WASHINGTON — The Senate advanced a bill that would make information technology goal-setting for federal agencies more collaborative as Congress seeks to spur modernization of government operations.

The Senate passed a bill with amendments on Nov. 15 that would require more senior federal executives to participate in setting agency’s IT performance plans. The bipartisan Performance Enhancement Reform Act, introduced last April by Rep. Gerry Connolly (D-Va.), also requires agencies to provide evidence of what their technology and personnel needs are in achieving goals.

Federal agencies are required to set an annual performance plan, which serves as “direct linkage” between long-term goals of the strategic plans and what managers and staff do on a daily basis. Congress has said in the past that these reports ought to be highly specific in order to drive everyday operations that chip away at years-long projects. Otherwise, managers may be subject to the “hollow government” phenomenon, where an agency lacks adequate resources to meet its mission.

“We are glad to see Congress authorizing agencies to consider the modern technological investments necessary to drive performance in meeting their missions and servicing the American people,” said Ross Nodurft, executive director of the Alliance for Digital Innovation, in a statement to Federal Times.

The bill was introduced last year on the heels of discussions by the House’s Subcommittee on Government Operations about the Federal Information Technology Acquisition Reform Act scorecard, which grades federal agencies on an annual basis on how well they manage and secure IT.

FITARA has been a government-wide catalyst for updating the way the federal government buys and uses computers. Federal chief information officers have been tapped by the law to advise agency heads on acquiring IT in a way that is secure, innovative and cost-effective.

At the time, only the chief human capital officer of an agency was required to participate in the creation of performance plans, which left out other top agency officials possessing knowledge that could improve how federal agencies set goals and measure achievements.

The Government Accountability Office found that former agency CIOs reported challenges in achieving meaningful collaboration with other executives, which is essential to driving successful outcomes.

Now, agencies’ chief performance officers would be required to collaborate with not just the CHCO and the CIO, but also the chief data officer and chief financial officer to prepare the annual performance plans.

“They made this the collective responsibility of the C-suite,” said Kevin Walsh, director of GAO’s Information Technology and Cybersecurity team. “In the private sector, the CIO is more part of the team. There’s no competition. It’s ‘hey, everybody’s working together to get the job done,’ which doesn’t always happen on the federal side of things.”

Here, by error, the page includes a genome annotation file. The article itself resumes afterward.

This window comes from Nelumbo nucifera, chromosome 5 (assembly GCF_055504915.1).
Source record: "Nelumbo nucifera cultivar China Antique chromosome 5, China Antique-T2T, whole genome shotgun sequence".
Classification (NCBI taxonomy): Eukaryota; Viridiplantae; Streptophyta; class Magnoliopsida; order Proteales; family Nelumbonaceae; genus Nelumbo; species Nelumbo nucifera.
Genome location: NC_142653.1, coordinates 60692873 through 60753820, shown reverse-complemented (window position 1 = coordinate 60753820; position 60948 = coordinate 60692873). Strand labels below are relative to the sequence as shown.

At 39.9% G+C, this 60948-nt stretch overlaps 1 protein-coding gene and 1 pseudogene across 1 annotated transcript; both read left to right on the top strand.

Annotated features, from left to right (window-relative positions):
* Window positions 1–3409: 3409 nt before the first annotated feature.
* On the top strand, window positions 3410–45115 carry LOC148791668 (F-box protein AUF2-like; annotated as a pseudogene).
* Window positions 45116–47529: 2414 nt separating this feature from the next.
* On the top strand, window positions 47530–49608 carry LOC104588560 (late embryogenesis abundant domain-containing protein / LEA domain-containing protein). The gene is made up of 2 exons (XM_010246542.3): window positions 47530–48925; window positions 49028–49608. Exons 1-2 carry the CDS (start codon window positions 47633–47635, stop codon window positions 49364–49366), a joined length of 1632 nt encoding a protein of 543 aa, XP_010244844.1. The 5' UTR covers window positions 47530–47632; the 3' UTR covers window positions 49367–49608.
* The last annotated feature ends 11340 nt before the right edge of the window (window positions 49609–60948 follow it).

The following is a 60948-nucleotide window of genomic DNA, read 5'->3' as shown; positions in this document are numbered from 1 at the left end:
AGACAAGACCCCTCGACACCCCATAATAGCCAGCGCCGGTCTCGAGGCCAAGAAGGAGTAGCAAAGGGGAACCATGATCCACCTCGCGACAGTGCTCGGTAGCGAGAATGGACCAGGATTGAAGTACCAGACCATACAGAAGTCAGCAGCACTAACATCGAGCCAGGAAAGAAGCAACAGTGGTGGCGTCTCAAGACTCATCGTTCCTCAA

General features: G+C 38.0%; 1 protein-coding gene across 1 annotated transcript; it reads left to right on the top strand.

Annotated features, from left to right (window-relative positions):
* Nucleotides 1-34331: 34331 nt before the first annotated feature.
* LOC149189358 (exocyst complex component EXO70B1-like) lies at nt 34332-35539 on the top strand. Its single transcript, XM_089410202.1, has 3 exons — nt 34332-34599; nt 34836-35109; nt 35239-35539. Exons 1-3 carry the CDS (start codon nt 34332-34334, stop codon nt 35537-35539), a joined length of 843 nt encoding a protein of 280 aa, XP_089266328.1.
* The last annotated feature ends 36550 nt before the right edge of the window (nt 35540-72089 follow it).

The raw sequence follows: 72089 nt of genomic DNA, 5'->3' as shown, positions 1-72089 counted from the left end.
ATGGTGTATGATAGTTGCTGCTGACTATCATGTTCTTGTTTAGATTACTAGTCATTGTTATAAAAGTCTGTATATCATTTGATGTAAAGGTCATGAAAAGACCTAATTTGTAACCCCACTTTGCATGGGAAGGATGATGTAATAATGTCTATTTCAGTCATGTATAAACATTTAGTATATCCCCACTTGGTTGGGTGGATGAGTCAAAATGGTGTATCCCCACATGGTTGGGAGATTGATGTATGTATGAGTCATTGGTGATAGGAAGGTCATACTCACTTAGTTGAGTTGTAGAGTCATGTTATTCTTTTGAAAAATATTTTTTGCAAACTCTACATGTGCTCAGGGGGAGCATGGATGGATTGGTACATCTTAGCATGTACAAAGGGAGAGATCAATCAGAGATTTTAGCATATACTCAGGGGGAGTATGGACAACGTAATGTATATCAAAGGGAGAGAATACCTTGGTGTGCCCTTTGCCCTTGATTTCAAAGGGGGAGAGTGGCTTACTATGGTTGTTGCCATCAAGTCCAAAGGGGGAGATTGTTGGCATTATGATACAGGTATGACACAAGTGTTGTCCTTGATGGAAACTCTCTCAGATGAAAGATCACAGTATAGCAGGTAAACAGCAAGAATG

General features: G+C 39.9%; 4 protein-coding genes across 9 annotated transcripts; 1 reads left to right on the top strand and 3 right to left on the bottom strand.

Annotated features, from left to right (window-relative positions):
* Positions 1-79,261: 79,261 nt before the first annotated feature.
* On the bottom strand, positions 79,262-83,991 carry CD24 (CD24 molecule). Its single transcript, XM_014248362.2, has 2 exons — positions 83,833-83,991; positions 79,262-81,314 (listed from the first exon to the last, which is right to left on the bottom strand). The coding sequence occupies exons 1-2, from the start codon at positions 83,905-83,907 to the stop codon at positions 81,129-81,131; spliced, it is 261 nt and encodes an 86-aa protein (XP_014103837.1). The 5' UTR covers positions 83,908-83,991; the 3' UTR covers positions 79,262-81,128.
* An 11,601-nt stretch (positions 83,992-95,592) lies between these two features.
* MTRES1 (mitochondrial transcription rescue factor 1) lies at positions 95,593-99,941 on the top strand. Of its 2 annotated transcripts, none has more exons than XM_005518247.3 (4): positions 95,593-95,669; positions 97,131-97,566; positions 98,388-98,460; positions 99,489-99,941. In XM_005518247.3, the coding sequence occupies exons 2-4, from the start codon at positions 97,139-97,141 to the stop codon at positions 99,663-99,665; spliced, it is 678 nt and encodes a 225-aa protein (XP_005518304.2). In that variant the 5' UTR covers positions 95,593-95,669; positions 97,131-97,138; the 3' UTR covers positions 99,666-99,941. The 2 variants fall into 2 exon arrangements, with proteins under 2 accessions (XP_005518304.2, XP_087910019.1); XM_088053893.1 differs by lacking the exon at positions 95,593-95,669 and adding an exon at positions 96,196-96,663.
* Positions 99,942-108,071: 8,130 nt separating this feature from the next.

Walsh said codifying this into law will encourage more of that behavior in the public sector.

The bill would also tell agencies to publish their technology modernization investments, system upgrades, and technology skills of their staff.

“Modernizing the operations of the federal government requires a culture that recognizes the importance of data and technology to the overall mission of the agency,” said Gordon Bitko, senior vice president for the public sector of the Washington-based Information Technology Industry Council. “The Performance Enhancement Reform Act helps agencies make that transition by ensuring modernization is a priority at all levels, and ensures key agency executives, like the Chief Information Officer and the Chief Data Officer, have a role in the development of performance plans.”

Costs associated with implementing the legislation are estimated to be less than $500,000 over the 2022 to 2026 period, according to analysis by the Congressional Budget Office. Many of the provisions of the bill would codify existing guidelines made by the Office of Management and Budget, keeping costs down, it said.

“You’d think the things this bill requires would be common sense – when making an agency performance plan, use the people with the right expertise and take into account what it’s going to take to set realistic performance goals and make the plan work,” said Rep. Jody Hice (R-Ga.) during a committee hearing over the summer. “But that’s not always the case. This costs valuable resources, and it has to change if we want to stop wasting time and money.”

Molly Weisner is a staff reporter for Federal Times where she covers labor, policy and contracting pertaining to the government workforce. She made previous stops at USA Today and McClatchy as a digital producer, and worked at The New York Times as a copy editor. Molly majored in journalism at the University of North Carolina at Chapel Hill.

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